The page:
BRATTLEBORO — Two Vermont State Police troopers pleaded not guilty Tuesday to misdemeanor charges of reckless endangerment, filed after one fired a beanbag projectile at a man who was reportedly under the influence of drugs, screaming and holding a bloody saw atop a Newfane homeowner’s roof.
Zachary Trocki and Ryan Wood were arraigned in Windham County Superior criminal court almost a year after an incident June 17, 2022, in which Trocki, trying with Wood to get 61-year-old Marshall Dean to drop the saw, shot a projectile shortly before the man fell about 15 feet to the ground, according to an affidavit.
“Essentially, we deployed a beanbag on a guy armed with a saw blade, high on multiple drugs, who was on someone’s roof,” Wood told a supervisor after, state police Detective Sgt. Samuel Truex reported in his affidavit.
The Vermont Attorney General’s Office filed charges against the troopers earlier this month for both reckless endangerment and simple assault — but Windham County Judge Katherine Hayes threw out the latter count last week.
“The affidavit fails to establish that the shooting of the beanbag caused Mr. Dean’s fall and injury,” Hayes said in her ruling.
Court paperwork released Tuesday included a report of “30 seconds to a minute” between the shot and the fall.
“The beanbag appears to strike the male based upon his movements,” the affidavit said of body camera video. “The male can then be seen getting down onto his knees and crawls to the west edge of the roof where he falls out of camera view.”
The judge told the state Tuesday it could refile the simple assault charges, but only with written evidence rather than submission of the video.
“We have many, many, many, many cases to review,” Hayes said, “and to start getting videos with all of our affidavits and cases would be quite overwhelming.”
Police responded to a Newfane home along Route 30 around 2 a.m. June 17 after a resident called 911 to report “a guy is destroying his house and smashing windows,” according to the affidavit.
Once there, the troopers were told Dean was high on cocaine and heroin, according to court paperwork.
Wood, however, suspected the man instead had used “bath salts” or methamphetamine due to “the way in which he was acting,” the 36-year-old sergeant says in the affidavit. “The hallucination side of it.”
Body camera video recorded the troopers asking Dean multiple times to drop the saw before Trocki was heard loading a beanbag round into a shotgun, court paperwork said.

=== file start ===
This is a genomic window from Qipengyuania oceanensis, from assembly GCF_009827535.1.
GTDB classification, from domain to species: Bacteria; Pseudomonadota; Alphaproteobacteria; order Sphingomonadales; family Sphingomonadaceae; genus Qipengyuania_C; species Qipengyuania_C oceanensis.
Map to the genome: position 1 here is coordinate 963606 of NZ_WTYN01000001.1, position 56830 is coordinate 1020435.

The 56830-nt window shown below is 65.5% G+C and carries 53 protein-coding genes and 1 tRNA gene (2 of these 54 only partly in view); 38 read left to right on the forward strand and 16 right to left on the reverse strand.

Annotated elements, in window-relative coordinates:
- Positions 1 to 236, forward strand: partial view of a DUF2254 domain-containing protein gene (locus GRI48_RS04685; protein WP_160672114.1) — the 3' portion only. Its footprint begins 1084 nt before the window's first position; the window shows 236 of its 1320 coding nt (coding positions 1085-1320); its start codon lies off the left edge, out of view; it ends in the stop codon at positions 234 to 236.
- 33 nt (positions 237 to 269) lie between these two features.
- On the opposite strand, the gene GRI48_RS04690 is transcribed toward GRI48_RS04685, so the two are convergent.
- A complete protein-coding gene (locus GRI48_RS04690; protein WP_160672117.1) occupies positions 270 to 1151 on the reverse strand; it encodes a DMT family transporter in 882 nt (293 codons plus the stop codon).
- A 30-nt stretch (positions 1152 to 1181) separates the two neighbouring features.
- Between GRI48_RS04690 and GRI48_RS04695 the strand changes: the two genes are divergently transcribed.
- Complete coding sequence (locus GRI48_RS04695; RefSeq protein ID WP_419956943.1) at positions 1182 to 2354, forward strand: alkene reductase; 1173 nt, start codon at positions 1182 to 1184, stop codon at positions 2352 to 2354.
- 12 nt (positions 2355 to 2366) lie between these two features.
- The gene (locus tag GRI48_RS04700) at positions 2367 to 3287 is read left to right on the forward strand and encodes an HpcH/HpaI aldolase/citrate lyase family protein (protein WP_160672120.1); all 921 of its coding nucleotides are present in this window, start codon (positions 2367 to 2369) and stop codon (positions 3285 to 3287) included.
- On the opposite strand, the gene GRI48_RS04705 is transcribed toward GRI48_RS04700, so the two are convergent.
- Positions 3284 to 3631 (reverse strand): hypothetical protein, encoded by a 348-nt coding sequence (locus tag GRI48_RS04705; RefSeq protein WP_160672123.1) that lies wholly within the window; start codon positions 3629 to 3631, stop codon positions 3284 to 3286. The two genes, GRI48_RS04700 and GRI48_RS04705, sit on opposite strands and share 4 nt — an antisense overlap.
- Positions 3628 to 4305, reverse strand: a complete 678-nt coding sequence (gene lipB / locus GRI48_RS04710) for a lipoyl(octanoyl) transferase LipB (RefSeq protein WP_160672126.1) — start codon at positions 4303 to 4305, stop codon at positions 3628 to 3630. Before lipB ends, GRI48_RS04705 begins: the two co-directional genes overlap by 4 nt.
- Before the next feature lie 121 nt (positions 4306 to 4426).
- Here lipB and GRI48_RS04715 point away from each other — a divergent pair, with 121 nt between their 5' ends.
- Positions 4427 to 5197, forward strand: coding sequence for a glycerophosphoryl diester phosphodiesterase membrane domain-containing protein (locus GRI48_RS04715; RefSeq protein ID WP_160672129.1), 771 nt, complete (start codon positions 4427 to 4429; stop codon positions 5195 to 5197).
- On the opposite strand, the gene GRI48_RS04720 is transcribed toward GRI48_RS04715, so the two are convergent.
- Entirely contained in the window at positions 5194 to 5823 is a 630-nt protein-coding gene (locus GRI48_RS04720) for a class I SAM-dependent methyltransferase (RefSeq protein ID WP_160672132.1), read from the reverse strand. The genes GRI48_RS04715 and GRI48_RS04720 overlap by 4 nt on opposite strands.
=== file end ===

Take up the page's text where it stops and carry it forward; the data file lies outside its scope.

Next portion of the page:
“I felt like he was an imminent threat to the safety of the crowd of people and potentially to Sergeant Wood and myself,” Trocki, a 29-year-old trooper, says in the affidavit. “I also felt that there was a threat of a victim in the house that (Dean) might have caused serious bodily injury to, based on the amount of blood that was on him.”
Once apprehended, Dean — who authorities said was the only one injured in the incident — was taken to the hospital and last interviewed on March 20 at the Groundworks Collaborative, a Brattleboro shelter.
“Marshall said he can’t remember anything and doesn’t remember anything about the day he fell off the roof,” Truex wrote in his affidavit.
The Attorney General’s Office, issuing a press release after the arraignment, continued to point to the shot for “causing Mr. Dean to fall from the roof that he was standing on and sustain life-threatening injuries.”
The press release noted that Dean “appeared to be experiencing a mental health crisis while also under the influence of substances” and “holding a handsaw.” But, the statement continued, “There is no evidence, based on body camera videos, that Mr. Dean posed an imminent threat to the lives of the troopers or any other person.”
“Under Vermont law,” the press release said, “every person has a right to be free from excessive use of force by officers acting under authority of the state, and a law enforcement officer’s authority to use physical force is a serious responsibility that shall be exercised judiciously and with respect for human rights and dignity and for the sanctity of every human life.”
Members of the Vermont Troopers’ Association, which has denounced the charges, attended the arraignment with several rows of supporters.
“I think there’s enormous harm to charging police officers with crimes in situations where the facts are either unclear or simply inadequate to support a criminal charge,” Wood’s attorney, David Sleigh, said after the arraignment. “I think that’s what they’re doing here.”
The court has released Trocki and Wood, who are on paid administrative duty at the Westminster barracks, police said. The reckless endangerment charge is punishable by up to a year in prison and/or a $1,000 fine.